World trade to rise up to 10 percent: WTO

World trade to rise up to 10 percent: WTO article image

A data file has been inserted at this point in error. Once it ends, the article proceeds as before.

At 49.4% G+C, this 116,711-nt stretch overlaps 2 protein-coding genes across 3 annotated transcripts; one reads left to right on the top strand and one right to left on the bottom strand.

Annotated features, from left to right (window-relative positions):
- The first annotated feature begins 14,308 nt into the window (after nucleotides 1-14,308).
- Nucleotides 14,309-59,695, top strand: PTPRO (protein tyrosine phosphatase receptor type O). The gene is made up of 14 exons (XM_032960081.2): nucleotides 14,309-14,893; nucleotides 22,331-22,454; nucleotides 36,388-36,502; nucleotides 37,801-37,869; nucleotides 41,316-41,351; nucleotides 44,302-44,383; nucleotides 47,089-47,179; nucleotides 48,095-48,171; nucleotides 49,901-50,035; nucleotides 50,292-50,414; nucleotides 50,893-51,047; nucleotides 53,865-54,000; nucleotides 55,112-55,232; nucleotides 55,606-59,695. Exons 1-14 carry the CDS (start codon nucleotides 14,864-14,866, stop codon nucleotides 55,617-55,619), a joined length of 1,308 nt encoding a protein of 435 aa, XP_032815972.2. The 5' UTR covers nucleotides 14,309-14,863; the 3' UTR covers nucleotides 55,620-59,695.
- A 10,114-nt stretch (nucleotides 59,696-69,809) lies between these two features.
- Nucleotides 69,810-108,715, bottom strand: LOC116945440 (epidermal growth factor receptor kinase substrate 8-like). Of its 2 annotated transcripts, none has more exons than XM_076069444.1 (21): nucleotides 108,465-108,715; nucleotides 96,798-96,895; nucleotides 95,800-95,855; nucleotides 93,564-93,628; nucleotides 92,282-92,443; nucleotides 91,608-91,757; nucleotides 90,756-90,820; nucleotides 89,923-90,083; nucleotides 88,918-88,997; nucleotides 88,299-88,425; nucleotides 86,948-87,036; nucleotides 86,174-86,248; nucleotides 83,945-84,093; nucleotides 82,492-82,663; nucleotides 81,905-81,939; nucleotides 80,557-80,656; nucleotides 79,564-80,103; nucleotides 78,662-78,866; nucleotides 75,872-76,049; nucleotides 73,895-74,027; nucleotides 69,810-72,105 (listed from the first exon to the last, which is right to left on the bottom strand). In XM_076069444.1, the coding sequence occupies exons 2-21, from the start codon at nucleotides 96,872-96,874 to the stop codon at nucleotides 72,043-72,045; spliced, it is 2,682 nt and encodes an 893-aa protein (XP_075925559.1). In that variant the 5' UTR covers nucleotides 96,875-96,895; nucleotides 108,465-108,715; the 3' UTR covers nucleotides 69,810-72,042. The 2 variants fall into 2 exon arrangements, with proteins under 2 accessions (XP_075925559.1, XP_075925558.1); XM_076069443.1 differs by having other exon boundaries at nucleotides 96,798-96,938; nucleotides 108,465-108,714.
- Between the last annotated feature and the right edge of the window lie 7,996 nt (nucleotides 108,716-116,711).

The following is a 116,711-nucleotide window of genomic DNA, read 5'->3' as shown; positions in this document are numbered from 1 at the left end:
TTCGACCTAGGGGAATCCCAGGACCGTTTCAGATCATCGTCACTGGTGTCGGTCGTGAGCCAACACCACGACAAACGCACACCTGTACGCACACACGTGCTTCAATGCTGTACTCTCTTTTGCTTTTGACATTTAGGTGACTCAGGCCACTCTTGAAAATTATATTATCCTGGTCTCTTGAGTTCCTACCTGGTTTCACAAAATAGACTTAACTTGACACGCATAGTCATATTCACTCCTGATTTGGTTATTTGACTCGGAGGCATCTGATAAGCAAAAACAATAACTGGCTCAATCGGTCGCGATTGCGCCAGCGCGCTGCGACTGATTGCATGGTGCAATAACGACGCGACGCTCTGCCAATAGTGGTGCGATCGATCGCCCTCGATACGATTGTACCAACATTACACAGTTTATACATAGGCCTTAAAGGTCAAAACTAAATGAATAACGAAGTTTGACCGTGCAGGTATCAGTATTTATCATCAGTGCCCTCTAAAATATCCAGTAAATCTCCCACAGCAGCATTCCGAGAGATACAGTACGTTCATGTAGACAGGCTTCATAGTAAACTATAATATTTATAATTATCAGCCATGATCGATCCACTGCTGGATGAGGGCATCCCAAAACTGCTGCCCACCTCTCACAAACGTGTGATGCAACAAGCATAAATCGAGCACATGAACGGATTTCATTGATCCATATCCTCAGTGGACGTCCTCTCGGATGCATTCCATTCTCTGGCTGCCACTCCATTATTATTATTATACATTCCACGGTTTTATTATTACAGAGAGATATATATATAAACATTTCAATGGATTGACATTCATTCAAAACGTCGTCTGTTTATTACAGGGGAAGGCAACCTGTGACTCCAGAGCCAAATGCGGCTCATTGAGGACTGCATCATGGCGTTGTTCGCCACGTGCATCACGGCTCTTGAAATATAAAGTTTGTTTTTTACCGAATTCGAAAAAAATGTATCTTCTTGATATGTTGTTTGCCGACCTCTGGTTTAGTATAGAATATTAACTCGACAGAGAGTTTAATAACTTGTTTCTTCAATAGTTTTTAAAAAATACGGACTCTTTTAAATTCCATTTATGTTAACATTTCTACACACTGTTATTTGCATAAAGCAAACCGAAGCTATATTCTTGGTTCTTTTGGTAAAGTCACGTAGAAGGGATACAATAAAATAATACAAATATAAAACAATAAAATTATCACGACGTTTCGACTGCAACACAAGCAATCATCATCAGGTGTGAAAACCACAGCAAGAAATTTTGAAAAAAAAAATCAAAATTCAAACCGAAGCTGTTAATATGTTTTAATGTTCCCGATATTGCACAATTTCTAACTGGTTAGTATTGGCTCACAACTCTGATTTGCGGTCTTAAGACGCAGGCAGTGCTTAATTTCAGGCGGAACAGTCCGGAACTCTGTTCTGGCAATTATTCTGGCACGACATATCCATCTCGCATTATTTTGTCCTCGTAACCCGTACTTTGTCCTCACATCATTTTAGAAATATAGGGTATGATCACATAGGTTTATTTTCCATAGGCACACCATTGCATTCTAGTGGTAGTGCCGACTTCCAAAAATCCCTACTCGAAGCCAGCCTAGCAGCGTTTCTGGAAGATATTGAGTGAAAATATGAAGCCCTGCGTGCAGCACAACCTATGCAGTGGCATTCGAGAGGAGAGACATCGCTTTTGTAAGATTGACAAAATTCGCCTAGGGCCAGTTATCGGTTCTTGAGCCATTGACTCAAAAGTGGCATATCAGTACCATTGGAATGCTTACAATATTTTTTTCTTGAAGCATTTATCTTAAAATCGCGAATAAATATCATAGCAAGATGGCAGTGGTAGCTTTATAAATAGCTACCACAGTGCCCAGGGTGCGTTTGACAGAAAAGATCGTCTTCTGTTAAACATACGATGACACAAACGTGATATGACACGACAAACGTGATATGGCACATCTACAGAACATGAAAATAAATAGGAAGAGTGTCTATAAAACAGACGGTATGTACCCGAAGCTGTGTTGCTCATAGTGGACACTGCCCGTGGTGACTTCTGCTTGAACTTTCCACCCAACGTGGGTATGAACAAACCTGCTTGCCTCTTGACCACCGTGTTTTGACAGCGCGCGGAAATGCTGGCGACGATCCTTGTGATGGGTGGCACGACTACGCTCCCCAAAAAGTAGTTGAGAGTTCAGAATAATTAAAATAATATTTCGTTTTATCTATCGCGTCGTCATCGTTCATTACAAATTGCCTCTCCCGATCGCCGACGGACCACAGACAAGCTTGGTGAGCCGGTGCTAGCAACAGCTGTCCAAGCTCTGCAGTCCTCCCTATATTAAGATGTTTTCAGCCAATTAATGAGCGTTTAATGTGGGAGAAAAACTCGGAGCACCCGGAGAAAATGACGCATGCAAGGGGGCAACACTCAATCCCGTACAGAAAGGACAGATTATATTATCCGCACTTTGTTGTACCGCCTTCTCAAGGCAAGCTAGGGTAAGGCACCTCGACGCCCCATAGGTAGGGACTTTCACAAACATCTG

World Trade Organisation chief Pascal Lamy has forecast a rise for world trade of around 9.5 percent this year, following last year’s slump of 12 percent. The WTO director-general is adamant that WTO members are unwilling to "turn their backs on policies that helped integrate them into the world economy", but called on the USA and China to lead the way in overcoming stalemates over issues including agriculture and tariffs. Speaking at an economic forum in Bahrain on Sunday, Lamy told his audience that "the Doha Round, at this moment of the crisis exiting, is a vitally needed and, to be frank, a very low cost global economic stimulus package". The director-general accused the US delegates of trying to finish these negotiations on their own terms, demanding even more US concessions than are already on the table. He called on US President Barack Obama to intervene in congress to limit the impact of competing congressional interests on the Doha talks. The WTO Doha Round of talks began in 2001, focusing on reducing barriers to trade among developing nations. However, the talks have repeatedly stalled, with the USA and the European Union unwilling to reduce subsidies to their farmers; and developing countries, led by India and China, unwilling to lower trading tariffs. The Doha Round was due to conclude in March, following a pledge by G20 member nations last year to complete negotiations, however, despite international efforts, negotiations appear to have once again reached an impasse. Failure to conclude this round favourably could cost the recovering global economy US$300-400 billion, Lamy warned. In his report the the General Council of the WTO in early May, Lamy proposed a "cocktail approach" to solving the current stalemate in the Doha round. The ingredients in the cocktail solution included a personal consultation for each delegation with the director general, meetings between chairs of different negotiating groups and preliminary contacts between trade ministers to kickstart proceedings. Lamy summarised: "We have the blender, we know which are the ingredients, it is just about time we start shaking them to be able to serve the cocktail before the ice melts!" In his view, a favourable end to the proceedings would see EU and US agricultural subsidies slashed by 80 percent to improve the access of developing nations to European markets.


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